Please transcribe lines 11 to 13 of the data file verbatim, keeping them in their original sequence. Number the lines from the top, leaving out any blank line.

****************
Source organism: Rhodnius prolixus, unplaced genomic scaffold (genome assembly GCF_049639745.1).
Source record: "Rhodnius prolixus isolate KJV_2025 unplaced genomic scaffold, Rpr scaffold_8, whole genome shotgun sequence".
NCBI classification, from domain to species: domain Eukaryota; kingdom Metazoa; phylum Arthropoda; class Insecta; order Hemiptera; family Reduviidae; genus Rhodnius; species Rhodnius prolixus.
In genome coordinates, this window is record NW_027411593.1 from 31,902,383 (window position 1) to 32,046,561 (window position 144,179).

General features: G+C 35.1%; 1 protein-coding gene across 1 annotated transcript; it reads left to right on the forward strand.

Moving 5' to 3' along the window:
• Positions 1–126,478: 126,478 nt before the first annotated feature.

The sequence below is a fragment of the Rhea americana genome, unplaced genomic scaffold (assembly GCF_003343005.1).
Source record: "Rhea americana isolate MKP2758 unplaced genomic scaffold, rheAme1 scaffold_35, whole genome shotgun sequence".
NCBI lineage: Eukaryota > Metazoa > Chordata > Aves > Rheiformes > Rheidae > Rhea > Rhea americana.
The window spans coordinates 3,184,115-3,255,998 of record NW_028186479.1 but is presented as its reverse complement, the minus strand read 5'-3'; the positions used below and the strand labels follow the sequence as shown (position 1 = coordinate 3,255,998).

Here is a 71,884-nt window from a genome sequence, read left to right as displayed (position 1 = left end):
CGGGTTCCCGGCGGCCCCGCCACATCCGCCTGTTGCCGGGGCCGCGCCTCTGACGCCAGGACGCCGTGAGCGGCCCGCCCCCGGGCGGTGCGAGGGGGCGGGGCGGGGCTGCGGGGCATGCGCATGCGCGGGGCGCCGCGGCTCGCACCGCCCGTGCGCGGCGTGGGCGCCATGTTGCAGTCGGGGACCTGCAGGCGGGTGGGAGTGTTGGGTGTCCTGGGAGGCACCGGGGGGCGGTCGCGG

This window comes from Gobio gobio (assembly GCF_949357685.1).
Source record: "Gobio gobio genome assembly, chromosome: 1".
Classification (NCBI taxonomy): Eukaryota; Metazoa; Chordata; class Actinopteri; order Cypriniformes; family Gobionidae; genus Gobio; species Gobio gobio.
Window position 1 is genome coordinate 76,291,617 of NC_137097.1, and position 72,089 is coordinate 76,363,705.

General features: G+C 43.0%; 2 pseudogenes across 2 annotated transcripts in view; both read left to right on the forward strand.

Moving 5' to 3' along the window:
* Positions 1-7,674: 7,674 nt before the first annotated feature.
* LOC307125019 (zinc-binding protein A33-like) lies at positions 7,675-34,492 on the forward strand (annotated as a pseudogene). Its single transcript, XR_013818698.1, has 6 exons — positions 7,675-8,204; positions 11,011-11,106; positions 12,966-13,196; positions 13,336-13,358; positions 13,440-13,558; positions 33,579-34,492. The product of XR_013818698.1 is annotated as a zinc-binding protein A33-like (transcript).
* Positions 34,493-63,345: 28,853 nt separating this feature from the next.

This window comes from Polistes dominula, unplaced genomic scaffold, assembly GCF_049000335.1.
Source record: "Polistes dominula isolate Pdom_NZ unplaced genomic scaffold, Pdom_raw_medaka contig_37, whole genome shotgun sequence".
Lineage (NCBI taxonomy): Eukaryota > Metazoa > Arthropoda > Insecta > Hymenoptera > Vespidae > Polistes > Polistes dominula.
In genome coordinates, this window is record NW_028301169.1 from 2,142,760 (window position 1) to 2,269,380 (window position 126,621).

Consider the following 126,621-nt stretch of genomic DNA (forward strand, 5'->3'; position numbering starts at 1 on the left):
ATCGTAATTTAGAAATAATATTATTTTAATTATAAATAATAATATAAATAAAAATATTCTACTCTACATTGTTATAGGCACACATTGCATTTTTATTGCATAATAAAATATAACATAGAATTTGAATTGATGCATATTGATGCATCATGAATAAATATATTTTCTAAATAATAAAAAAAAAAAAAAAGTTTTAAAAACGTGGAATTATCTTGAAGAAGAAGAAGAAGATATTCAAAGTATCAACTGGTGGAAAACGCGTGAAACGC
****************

The window spans coordinates 3,184,115-3,255,998 of record NW_028186479.1 but is presented as its reverse complement, the minus strand read 5'-3'; the positions used below and the strand labels follow the sequence as shown (position 1 = coordinate 3,255,998).

Here is a 71,884-nt window from a genome sequence, read left to right as displayed (position 1 = left end):
CGGGTTCCCGGCGGCCCCGCCACATCCGCCTGTTGCCGGGGCCGCGCCTCTGACGCCAGGACGCCGTGAGCGGCCCGCCCCCGGGCGGTGCGAGGGGGCGGGGCGGGGCTGCGGGGCATGCGCATGCGCGGGGCGCCGCGGCTCGCACCGCCCGTGCGCGGCGTGGGCGCCATGTTGCAGTCGGGGACCTGCAGGCGGGTGGGAGTGTTGGGTGTCCTGGGAGGCACCGGGGGGCGGTCGCGG